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Dr Roger Henderson
Reviewed by Roger HendersonReviewed on 29.04.2024 | 4 minutes read

If your nails turn up at the sides, in the shape of a spoon, this is known as koilonychia. It may be something that runs in your family, but it can also point to a medical condition. Iron deficiency anaemia is the most common of these, so it’s worth getting a blood test to check, or topping up your iron levels with supplements to see if this improves your nail condition.

Other more unusual medical conditions can occasionally cause koilonychia, so if you have any other symptoms or concerns, you can discuss this with your doctor.

Signs of Koilonychia

Spoon shaped nails are not caused by an infection, therefore they are not contagious. The key distinguishing factors between a nail infection and koilonychia is:

  • Texture - nail infections often result in thickening and brittleness, while koilonychia is characterised by a concave or spoon-shaped appearance.

  • Colour changes - discolouration is a common feature of nail infections, while koilonychia may present with changes in colour along with the spoon-shaped deformity.

  • Underlying infection - nail infections can be caused by various pathogens, whereas koilonychia is often associated with iron deficiency anaemia or other systemic conditions.

What causes Koilonychia?

Koilonychia, also known as spoon nails, is a nail disorder characterised by nails that are concave or scooped out, resembling a spoon. Several factors can contribute to the development of koilonychia. Here's a detailed yet easy-to-understand explanation:

Iron Deficiency

One of the primary causes of koilonychia is iron deficiency anaemia. When the body lacks sufficient iron, it affects the production of haemoglobin, the protein responsible for carrying oxygen in the blood. This deficiency can impact the nail matrix, leading to the characteristic spoon-shaped deformity.

Trauma to the Nail

Physical trauma or injury to the nail matrix can result in koilonychia. This trauma can disrupt the normal growth pattern of the nail, causing it to flatten and then curve upwards at the edges, creating a spoon-like appearance.

Systemic Diseases

Certain systemic diseases, such as hemochromatosis (an iron overload disorder) and hypothyroidism, can be associated with koilonychia. These conditions can affect the overall health of the nails and lead to changes in their structure.

Nutritional Deficiencies

Besides iron deficiency, other nutritional deficiencies, such as insufficient levels of vitamin B12 or folate, can contribute to koilonychia. These vitamins play a crucial role in nail health, and their deficiency can lead to abnormalities in nail structure.

Occupational Exposure

Prolonged exposure to certain chemicals and environmental factors in certain occupations, like those involving constant contact with solvents or petroleum-based products, may contribute to the development of koilonychia.

Genetic Factors

While less common, some cases of koilonychia may have a genetic predisposition. Certain individuals may be more susceptible to developing this condition due to their genetic makeup.

Fungal Infections

Chronic fungal infections of the nails, such as onychomycosis, can alter the normal growth of nails and contribute to the development of koilonychia.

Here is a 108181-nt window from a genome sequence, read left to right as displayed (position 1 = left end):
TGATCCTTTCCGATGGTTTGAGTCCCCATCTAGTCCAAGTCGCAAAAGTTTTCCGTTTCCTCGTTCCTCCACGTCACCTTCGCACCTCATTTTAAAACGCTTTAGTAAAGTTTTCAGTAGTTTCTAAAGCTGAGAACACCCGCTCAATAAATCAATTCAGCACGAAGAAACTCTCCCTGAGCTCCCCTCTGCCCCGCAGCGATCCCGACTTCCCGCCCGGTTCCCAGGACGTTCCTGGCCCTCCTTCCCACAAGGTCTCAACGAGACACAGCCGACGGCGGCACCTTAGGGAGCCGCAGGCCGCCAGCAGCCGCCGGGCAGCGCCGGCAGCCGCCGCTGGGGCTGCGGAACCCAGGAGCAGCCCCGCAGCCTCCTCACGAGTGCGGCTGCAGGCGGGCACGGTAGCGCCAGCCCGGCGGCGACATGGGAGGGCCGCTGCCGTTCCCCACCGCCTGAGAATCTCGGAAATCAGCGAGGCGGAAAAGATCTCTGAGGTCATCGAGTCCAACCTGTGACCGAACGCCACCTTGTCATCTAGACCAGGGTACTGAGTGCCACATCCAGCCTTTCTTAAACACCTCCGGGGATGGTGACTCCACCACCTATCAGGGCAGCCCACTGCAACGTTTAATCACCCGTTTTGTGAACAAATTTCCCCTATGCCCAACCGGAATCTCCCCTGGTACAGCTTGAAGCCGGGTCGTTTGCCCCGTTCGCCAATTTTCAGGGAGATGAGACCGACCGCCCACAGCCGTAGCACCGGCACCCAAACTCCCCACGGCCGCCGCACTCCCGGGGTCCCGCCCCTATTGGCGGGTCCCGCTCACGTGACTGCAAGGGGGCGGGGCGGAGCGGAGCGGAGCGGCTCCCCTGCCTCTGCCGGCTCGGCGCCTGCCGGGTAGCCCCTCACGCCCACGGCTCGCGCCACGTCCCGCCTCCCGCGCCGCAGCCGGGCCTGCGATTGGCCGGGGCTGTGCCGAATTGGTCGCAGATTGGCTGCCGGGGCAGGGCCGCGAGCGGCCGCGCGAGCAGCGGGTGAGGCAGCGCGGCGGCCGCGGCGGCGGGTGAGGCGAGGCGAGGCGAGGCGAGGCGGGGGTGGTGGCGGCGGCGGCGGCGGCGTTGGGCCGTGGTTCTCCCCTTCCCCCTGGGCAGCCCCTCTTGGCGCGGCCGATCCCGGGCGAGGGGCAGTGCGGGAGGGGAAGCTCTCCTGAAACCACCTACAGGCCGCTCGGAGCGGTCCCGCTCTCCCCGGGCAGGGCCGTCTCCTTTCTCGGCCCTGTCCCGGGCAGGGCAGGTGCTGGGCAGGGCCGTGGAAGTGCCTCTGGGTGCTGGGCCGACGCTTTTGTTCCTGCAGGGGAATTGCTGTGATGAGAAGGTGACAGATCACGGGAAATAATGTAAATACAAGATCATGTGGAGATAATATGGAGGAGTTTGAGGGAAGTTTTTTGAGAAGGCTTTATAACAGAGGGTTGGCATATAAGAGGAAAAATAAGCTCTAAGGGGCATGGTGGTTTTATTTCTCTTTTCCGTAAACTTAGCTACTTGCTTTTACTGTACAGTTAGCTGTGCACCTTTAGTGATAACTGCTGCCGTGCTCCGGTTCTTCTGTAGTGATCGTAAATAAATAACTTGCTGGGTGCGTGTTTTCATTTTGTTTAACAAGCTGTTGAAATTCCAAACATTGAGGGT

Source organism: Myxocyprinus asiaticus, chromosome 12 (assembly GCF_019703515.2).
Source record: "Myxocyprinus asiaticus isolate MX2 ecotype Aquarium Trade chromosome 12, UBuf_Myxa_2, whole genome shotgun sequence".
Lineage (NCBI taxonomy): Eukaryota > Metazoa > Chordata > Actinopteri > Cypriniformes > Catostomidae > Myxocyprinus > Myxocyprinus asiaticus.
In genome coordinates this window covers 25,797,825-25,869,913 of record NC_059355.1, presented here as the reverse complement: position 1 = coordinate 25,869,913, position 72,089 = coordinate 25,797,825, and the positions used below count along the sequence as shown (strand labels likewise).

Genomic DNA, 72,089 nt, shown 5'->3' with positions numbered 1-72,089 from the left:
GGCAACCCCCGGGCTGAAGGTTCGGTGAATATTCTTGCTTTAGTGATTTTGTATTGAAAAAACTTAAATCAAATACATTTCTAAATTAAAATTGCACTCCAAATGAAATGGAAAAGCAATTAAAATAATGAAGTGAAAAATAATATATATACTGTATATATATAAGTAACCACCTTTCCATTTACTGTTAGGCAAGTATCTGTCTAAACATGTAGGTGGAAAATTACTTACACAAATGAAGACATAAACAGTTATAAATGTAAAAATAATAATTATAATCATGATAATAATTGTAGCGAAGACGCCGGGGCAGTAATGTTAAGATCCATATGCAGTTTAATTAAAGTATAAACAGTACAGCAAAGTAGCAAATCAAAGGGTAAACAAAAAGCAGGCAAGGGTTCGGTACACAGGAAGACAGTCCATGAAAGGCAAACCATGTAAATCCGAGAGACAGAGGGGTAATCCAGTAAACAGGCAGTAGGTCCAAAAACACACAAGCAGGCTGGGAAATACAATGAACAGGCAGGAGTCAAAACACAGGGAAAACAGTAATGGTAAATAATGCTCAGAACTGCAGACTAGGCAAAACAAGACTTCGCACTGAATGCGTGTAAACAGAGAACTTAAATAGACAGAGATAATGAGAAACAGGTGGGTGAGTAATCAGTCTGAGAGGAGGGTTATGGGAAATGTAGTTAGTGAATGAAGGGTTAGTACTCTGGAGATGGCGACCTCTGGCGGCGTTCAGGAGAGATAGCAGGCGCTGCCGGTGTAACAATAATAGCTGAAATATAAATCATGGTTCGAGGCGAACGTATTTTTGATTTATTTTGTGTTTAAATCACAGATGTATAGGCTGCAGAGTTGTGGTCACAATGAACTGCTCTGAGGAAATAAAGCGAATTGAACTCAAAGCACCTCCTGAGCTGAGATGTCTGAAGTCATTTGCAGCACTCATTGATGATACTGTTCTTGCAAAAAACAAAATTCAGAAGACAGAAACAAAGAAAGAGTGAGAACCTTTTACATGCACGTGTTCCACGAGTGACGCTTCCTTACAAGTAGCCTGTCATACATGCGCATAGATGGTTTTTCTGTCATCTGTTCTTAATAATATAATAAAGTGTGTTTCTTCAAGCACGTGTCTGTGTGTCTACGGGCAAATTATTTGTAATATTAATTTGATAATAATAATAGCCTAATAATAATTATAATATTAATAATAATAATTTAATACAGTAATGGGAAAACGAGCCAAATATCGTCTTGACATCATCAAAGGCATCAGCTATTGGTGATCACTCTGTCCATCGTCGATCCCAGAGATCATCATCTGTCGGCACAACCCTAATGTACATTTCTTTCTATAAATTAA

It's essential to note that koilonychia can be a symptom of an underlying health issue, and its identification should prompt a thorough evaluation by a healthcare professional.

My child has a spoon shaped nail

It’s worth mentioning that children often have spoon-shaped nails, especially the big toes, and this doesn't usually mean anything is wrong – it is normal for them and they will most likely grow out of it.

Treatments for Koilonychia

Iron tablets are available at the pharmacy; however, your pharmacist would generally want to ensure that you are having regular blood tests to monitor your iron levels. This is because the tablet available at the pharmacy would generally contain a much higher amount of iron than what is generally available on the supermarket shelf since they only contain the recommended daily amount. Ferrous fumurate or ferrous sulphate tablets are most commonly recommended in anaemic patients.

It is best to speak to your doctor to arrange a blood test for your iron levels before commencing on iron therapy, and then arrange another after a couple of months to see if your iron levels have come back to a normal range. This can also be arranged privately if seeing your usual doctor is tricky with your lifestyle.

Top tip for when taking iron supplements is to take them with orange or acidic drinks - this improves the absorption of the iron into the bloodstream.

Once in a normal range, you can continue with a general iron supplement such as 'Feroglobin' or similar, in addition to your balanced diet, which should contain plenty of green leafy vegetables such as spinach, kale, peas, broccoli, lean red meat, poultry, eggs, fish such as salmon, mackerel or tuna, as well as beans and lentils to name a just a few.

Am I fit for work?

Yes, you are fit for work if you have koilonychia.

When should I see my doctor?

It’s worth booking a routine appointment with your doctor, who will ask you questions about your health and examine you. They may decide to send you for a blood test to check iron levels and any other relevant tests.

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Dr Roger Henderson
Reviewed by Roger Henderson
Reviewed on 29.04.2024
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